Jesper Wladersten – Ett svart streck. The first major exhibition with the swedish illustrator.

22 March 2003 27 April 2003

Separate exhibition
Main hall, Färgfabriken

On March 22, Färgfabriken opens Ett svart streck, an exhibition of Jesper Waldersten’s work. Based on more than 60 new drawings, all executed in black ink on 70 by 100 (cm) paper, it will be the main exhibition at Färgfabriken this spring.

The broader Swedish public is familiar with Jesper Waldersten primarily through his drawings and illustrations in Dagens Nyheter, the country’s main daily newspaper. Between 1999 and 2002, he worked for DN På Stan, the paper’s weekly events and entertainment supplement (some of his work there has been collected in a book, “Tack för senast din jävel!”); since then he has been drawing for the paper’s weekend edition. He recently received, for the second year running, the New York-based Society for News Design Awards’ gold medal as best illustrator. Some weeks ago, his first children’s book, “Godnattfnatt” (of which he is both writer and illustrator), was published. Among much else, he has done CD covers, illustrations for Månadsjournalen, a monthly magazine, and drawings for Berwaldhallen, a concert venue.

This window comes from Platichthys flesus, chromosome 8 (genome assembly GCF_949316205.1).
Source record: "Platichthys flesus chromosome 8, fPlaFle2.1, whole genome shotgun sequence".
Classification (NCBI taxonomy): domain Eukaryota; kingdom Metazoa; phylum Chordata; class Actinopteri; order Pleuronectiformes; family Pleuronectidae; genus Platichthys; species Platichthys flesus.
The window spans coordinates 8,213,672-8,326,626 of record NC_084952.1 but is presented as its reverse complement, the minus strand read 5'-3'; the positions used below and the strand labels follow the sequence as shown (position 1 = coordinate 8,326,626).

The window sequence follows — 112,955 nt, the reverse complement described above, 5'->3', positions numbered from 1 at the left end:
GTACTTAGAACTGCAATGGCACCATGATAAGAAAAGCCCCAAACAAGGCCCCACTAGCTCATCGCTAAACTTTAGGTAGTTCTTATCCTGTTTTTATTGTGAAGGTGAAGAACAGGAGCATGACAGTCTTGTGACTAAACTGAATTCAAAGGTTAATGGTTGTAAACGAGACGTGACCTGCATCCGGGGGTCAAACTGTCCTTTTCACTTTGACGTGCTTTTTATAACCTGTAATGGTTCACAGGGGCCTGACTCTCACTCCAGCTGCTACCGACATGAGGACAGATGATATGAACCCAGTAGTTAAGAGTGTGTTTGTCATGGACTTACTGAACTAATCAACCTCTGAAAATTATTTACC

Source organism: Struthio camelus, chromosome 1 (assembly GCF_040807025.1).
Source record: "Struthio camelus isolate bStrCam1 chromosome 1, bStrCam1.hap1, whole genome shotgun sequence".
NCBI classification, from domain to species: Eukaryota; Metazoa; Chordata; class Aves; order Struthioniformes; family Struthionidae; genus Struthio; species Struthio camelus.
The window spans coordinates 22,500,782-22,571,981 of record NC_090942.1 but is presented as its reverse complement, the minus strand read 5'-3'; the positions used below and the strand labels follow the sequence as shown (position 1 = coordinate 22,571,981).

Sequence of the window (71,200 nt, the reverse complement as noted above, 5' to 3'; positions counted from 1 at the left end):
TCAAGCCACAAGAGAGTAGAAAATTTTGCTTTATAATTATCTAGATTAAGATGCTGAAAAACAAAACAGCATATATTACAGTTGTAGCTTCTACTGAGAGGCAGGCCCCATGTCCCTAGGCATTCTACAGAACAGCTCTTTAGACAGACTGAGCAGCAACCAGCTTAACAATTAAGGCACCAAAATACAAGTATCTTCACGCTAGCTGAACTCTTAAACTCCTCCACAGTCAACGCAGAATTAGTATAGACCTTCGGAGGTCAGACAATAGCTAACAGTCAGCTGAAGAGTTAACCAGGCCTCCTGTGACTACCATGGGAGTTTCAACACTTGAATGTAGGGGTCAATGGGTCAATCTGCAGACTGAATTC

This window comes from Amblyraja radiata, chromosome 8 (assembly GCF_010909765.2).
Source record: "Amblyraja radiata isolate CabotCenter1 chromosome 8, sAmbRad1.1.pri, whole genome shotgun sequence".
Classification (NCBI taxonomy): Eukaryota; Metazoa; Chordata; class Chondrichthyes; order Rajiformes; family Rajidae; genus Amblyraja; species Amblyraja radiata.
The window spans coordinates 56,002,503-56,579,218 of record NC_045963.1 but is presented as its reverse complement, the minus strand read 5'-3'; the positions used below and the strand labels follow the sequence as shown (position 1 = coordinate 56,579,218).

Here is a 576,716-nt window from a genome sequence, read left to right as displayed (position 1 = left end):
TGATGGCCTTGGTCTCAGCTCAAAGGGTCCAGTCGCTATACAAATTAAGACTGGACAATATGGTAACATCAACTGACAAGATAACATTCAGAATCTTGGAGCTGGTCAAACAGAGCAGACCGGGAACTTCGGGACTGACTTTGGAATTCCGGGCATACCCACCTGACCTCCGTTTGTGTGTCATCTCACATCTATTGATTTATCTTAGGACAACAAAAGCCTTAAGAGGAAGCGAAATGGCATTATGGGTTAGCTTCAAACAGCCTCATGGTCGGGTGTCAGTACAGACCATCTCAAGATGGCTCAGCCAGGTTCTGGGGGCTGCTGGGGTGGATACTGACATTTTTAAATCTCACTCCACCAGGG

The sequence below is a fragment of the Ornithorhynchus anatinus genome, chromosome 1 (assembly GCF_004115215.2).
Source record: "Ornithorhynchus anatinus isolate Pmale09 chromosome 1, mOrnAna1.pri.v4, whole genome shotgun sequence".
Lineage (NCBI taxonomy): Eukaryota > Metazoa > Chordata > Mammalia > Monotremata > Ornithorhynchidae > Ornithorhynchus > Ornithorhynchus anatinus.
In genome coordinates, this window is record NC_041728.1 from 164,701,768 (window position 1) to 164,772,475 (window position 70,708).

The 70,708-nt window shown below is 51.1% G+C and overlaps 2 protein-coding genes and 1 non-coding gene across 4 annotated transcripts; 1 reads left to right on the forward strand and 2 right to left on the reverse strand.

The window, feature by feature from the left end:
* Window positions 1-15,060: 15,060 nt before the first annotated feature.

Ett svart streck is Jesper Waldersten’s first major exhibition. All of the drawings are new, and done specifically for this occasion. Färgfabriken will publish a 136-page book of the exhibition, with 60 drawings by Waldersten and a text by Färgfabriken’s curator, Jan Åman, of which the following is an excerpt:

“Jesper has set off again on his wanderings, but with slightly different things in mind this time. He wanders alone and at feasts. He wanders among isolated individuals, among couples and groups of figures. As he is wont to. He sees closeness here, desperate isolation there. The humanly inhuman. Melancholy, sex, drunkenness, brief joy, failure and dreams of something else. Classic artistic themes. And that, I suppose, is what Jesper Waldersten is about. He zaps his way through our times. He draws faster than a computer remembers. And he does it in pursuit of the classic domains of art.”